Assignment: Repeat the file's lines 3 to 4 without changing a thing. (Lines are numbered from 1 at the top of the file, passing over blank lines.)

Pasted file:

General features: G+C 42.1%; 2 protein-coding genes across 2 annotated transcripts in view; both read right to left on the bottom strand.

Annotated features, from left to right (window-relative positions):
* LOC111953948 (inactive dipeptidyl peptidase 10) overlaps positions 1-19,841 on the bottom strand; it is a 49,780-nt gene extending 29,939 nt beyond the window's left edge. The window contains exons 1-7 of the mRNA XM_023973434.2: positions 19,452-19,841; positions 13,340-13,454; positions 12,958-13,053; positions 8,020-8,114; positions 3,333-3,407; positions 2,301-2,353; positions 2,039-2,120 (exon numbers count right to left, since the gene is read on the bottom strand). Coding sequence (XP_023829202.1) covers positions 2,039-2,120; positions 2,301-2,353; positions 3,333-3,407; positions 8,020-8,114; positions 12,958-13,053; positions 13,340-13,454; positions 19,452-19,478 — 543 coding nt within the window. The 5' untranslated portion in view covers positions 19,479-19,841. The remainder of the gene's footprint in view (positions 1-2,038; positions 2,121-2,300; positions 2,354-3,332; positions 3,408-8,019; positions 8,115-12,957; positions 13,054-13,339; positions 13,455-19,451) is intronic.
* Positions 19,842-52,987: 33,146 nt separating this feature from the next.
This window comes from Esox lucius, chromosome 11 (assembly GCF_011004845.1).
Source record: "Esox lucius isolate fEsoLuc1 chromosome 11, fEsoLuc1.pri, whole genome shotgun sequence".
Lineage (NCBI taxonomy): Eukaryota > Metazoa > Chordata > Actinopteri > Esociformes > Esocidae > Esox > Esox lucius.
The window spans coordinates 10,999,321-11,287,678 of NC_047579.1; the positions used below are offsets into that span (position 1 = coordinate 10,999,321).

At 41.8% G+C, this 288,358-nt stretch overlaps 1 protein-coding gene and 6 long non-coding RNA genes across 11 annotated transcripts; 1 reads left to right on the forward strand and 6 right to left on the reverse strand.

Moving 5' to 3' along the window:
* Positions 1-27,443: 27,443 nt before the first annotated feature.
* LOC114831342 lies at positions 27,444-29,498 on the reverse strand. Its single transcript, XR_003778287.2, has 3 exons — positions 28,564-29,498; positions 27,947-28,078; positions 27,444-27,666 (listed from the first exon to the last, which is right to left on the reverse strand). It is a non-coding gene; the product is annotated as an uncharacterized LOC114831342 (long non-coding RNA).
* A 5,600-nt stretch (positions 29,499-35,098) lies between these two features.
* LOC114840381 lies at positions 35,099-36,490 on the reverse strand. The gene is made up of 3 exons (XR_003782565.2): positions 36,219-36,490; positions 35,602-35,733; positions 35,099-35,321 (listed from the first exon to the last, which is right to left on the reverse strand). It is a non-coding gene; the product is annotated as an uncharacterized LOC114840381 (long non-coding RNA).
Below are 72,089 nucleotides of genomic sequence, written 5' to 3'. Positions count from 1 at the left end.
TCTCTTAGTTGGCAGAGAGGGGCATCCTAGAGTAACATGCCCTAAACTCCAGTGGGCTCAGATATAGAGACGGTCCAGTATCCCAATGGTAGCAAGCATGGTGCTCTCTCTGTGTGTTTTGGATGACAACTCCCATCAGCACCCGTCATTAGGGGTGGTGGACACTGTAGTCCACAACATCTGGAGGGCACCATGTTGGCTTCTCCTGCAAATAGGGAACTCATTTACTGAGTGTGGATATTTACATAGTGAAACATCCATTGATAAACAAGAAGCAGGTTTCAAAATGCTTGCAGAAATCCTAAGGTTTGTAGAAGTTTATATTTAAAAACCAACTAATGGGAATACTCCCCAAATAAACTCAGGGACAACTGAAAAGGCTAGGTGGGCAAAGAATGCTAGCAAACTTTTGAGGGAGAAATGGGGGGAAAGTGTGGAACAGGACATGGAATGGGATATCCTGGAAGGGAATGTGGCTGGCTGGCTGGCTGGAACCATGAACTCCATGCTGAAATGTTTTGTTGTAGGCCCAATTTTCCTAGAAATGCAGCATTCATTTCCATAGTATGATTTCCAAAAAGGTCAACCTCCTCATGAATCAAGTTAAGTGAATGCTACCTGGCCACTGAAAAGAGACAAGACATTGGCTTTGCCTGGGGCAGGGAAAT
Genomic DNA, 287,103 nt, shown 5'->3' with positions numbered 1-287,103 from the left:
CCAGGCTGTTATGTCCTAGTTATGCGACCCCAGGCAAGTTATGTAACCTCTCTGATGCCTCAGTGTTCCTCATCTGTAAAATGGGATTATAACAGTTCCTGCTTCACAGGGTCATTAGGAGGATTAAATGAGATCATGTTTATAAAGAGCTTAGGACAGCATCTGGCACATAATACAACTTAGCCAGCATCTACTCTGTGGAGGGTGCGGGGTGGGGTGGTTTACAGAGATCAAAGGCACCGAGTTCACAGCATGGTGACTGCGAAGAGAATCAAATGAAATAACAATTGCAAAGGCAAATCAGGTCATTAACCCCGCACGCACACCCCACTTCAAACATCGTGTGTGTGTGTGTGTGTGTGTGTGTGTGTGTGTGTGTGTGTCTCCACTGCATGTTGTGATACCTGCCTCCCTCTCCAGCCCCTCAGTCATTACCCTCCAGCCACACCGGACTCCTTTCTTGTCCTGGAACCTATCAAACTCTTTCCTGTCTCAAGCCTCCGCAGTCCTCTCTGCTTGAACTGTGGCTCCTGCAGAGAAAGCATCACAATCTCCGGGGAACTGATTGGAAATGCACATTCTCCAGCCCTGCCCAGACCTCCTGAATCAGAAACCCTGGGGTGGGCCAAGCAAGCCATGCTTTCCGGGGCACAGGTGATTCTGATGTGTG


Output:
* LOC111953948 (inactive dipeptidyl peptidase 10) overlaps positions 1-19,841 on the bottom strand; it is a 49,780-nt gene extending 29,939 nt beyond the window's left edge. The window contains exons 1-7 of the mRNA XM_023973434.2: positions 19,452-19,841; positions 13,340-13,454; positions 12,958-13,053; positions 8,020-8,114; positions 3,333-3,407; positions 2,301-2,353; positions 2,039-2,120 (exon numbers count right to left, since the gene is read on the bottom strand). Coding sequence (XP_023829202.1) covers positions 2,039-2,120; positions 2,301-2,353; positions 3,333-3,407; positions 8,020-8,114; positions 12,958-13,053; positions 13,340-13,454; positions 19,452-19,478 — 543 coding nt within the window. The 5' untranslated portion in view covers positions 19,479-19,841. The remainder of the gene's footprint in view (positions 1-2,038; positions 2,121-2,300; positions 2,354-3,332; positions 3,408-8,019; positions 8,115-12,957; positions 13,054-13,339; positions 13,455-19,451) is intronic.
* Positions 19,842-52,987: 33,146 nt separating this feature from the next.